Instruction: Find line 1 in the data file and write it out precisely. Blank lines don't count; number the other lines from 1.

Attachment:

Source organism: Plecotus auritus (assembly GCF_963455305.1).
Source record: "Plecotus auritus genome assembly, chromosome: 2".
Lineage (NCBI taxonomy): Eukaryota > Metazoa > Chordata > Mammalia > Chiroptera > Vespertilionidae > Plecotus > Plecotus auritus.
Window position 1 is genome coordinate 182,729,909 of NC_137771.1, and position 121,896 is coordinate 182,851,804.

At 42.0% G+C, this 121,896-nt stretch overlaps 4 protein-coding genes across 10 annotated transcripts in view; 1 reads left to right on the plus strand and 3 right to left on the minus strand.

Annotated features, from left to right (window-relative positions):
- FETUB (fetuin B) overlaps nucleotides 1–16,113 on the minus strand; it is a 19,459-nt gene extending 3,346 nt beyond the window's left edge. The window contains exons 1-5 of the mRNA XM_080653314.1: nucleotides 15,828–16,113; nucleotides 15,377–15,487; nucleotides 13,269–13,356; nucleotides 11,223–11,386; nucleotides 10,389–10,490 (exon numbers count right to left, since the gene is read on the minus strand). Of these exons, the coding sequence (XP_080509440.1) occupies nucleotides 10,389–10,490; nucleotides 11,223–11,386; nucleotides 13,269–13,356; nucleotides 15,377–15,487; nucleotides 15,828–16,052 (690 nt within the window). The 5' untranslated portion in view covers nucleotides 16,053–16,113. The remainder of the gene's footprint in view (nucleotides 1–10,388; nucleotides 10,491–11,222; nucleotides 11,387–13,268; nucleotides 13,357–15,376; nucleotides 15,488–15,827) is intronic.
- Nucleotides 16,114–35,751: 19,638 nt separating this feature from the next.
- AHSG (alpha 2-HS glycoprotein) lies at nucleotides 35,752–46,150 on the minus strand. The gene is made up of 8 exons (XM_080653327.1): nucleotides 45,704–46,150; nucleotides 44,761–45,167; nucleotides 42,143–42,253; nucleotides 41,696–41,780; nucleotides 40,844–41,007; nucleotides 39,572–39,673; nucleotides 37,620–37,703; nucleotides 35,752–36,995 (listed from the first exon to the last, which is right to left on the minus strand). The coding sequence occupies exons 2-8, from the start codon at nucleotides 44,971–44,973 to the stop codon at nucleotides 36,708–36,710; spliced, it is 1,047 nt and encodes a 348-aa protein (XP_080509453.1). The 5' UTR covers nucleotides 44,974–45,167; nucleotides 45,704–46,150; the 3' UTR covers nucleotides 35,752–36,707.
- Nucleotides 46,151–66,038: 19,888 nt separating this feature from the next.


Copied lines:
Source organism: Plecotus auritus (assembly GCF_963455305.1).